This Ezra went up from Babylon; and he was a ready scribe in the law of Moses, which the LORD God of Israel had given: and the king granted him all his request, according to the hand of the LORD his God upon him.
Verse 6. - This Ezra went up. See comment on Ezra 2:1, where the same expression — "went up" - is used. He was a ready scribe in the law of Moses. On the meaning of this phrase, and the new position occupied by "scribes" after the captivity, see Introduction to Ezra,' § 5. Which the Lord God of Israel had given. It is characteristic of Ezra's piety never to forget that the law was not a mere human code given by an earthly lawgiver, not even a national treasure, the accumulation of centuries, but a direct Divine gift "the law of the Lord" (ver. 10), "the words of the commandments of the Lord, and of his statutes to Israel" (ver. 11), "the law which the Lord had commanded by Moses" (Nehemiah 8:14). According to the hand of the Lord his God upon him. i.e. "by reason of God's favour to him." God, by reason of his favour to Ezra, inclined the heart of Artaxerxes towards him, so that he granted all his request. The nature of the "request" is not directly stated, but may be gathered from the "letter of Artaxerxes," especially vers. 13, 14, 16.
And there went up some of the children of Israel, and of the priests, and the Levites, and the singers, and the porters, and the Nethinims, unto Jerusalem, in the seventh year of Artaxerxes the king.
Verse 7. - The same six classes are here mentioned as furnishing colonists under Ezra which, according to the earlier narrative (Ezra 2:70), had accompanied Zerubbabel. The order in which the classes are mentioned is nearly, but not quite, the same. In the seventh year of Artaxerxes. This is the emphatic clause of the verse; Ezra's main object in the section being to give the exact date of his journey. As Artaxerxes began to reign in B.C. 464 (Clinton, F. H., vol. 2. p. 380, note b), his seventh year would be B.C. 458.
And he came to Jerusalem in the fifth month, which was in the seventh year of the king.
Verse 8. - And he came to Jerusalem in the fifth month. From the ninth verse it appears that the first day of the first month - the opening day of the year - was selected for the commencement of the journey. This was no doubt viewed as an auspicious day for beginning an important undertaking. The time occupied on the way was exactly four months, which is longer than might have been supposed to be necessary. Herodotus reckoned it a three months journey from Sardis to Susa (ver. 53), and the younger Cyrus conducted an army from Ephesus to Cunaxa, near Babylon, in ninety- three marching days (Xen, 'Anab' 2 1, § 6) - the distance in either case being considerably more than that from Babylon to Jerusalem, even supposing the route followed to have been by Balis and Aleppo. But a caravan, like an army, requires rests; and we hear of one such rest at Ahava (Ezra 8:15). Cyrus gave his troops more days of rest than of movement, and took half the year to reach Cunaxa from Ephesus. We need not be surprised, therefore, that Ezra's journey occupied four months. Some delay must almost certainly have been caused by the perils of the route (see Ezra 8:31).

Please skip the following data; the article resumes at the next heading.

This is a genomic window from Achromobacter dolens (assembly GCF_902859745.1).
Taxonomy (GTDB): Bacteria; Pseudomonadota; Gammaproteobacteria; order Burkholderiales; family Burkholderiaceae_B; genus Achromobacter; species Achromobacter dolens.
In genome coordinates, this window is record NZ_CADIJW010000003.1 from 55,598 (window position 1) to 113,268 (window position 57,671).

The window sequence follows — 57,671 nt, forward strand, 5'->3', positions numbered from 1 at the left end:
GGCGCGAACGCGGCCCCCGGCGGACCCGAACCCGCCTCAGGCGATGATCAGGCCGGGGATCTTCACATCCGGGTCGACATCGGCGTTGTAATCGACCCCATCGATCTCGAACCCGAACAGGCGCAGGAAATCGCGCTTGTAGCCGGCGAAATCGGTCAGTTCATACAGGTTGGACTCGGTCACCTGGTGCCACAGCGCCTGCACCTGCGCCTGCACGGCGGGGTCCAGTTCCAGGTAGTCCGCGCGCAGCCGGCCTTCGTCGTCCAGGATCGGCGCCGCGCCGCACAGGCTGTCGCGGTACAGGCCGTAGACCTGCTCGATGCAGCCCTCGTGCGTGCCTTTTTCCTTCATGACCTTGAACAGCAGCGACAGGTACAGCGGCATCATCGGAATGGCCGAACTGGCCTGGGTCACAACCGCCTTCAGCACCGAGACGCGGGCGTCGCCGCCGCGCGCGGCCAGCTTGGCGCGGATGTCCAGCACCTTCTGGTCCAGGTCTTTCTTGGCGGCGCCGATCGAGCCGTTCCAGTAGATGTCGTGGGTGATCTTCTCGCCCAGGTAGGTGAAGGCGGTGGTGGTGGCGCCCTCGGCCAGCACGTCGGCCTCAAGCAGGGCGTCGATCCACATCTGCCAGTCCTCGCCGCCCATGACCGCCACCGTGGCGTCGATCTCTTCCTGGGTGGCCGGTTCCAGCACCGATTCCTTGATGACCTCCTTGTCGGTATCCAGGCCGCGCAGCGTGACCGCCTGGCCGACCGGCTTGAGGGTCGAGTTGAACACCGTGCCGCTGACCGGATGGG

For upon the first day of the first month began he to go up from Babylon, and on the first day of the fifth month came he to Jerusalem, according to the good hand of his God upon him.
Verse 9. - According to the good hand of his God. For the meaning of this phrase, see comment on ver. 6. The special favour of God here intended would seem to be deliverance from certain enemies who designed to attack the caravan on the way (see the next chapter, vers. 21-23, 31).